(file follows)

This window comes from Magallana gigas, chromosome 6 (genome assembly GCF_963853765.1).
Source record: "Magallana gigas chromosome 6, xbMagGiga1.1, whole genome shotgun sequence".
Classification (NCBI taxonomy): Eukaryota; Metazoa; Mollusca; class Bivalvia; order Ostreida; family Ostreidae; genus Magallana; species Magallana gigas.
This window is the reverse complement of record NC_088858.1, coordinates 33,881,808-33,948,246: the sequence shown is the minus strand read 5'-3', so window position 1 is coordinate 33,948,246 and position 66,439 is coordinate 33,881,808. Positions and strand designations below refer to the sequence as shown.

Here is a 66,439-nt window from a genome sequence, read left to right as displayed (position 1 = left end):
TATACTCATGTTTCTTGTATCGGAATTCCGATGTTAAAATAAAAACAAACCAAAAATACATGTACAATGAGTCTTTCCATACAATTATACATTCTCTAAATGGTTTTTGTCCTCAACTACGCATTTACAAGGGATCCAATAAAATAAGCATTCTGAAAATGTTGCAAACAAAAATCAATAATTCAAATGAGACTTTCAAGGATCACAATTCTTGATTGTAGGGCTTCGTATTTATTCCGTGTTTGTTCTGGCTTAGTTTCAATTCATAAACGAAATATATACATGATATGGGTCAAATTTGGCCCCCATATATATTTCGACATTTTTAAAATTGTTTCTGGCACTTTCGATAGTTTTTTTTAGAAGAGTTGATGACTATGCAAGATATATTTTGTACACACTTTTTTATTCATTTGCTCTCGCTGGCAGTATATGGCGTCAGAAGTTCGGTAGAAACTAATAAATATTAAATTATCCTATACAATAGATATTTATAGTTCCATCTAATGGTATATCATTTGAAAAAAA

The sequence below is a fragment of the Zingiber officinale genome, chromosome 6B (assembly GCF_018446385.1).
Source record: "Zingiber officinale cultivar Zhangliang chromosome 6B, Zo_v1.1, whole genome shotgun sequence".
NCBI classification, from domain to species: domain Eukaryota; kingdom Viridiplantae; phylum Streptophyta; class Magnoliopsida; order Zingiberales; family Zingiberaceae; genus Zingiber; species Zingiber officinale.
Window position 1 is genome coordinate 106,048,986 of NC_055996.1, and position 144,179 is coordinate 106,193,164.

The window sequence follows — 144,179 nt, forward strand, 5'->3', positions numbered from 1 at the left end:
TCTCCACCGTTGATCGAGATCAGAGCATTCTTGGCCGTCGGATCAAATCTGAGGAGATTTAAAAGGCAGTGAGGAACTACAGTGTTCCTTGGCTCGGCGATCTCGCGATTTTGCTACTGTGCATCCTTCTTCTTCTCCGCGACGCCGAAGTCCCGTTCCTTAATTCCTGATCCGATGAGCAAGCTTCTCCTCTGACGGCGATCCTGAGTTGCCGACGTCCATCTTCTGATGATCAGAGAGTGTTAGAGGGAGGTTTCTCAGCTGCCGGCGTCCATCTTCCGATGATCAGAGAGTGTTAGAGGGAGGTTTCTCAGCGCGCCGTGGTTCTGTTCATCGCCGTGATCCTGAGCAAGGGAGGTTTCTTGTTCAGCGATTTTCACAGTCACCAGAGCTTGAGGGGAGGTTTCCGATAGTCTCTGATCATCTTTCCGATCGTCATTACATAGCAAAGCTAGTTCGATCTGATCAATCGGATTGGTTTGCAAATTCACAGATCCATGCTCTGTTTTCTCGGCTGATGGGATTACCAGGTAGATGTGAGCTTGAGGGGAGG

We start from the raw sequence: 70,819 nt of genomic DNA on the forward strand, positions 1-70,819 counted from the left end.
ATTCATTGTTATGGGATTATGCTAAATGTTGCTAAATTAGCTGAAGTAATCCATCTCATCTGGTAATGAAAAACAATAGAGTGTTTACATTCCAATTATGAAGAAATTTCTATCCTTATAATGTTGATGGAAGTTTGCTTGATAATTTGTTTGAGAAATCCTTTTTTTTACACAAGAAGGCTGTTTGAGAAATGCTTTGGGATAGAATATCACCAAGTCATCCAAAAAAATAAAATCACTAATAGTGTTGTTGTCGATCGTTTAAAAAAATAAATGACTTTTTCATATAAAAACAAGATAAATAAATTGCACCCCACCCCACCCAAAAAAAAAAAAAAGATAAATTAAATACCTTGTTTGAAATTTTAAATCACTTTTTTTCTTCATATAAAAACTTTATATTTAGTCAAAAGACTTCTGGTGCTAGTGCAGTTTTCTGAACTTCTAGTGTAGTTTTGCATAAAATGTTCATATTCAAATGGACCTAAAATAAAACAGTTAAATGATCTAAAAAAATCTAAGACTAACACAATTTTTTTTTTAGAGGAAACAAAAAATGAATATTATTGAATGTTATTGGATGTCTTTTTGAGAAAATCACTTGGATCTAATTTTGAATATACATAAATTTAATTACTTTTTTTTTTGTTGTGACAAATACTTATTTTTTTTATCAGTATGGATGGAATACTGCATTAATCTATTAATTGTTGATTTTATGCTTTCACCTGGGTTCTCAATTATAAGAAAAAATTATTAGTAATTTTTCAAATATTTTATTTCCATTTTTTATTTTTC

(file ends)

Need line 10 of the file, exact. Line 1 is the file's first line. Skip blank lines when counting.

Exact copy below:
Window position 1 is genome coordinate 106,048,986 of NC_055996.1, and position 144,179 is coordinate 106,193,164.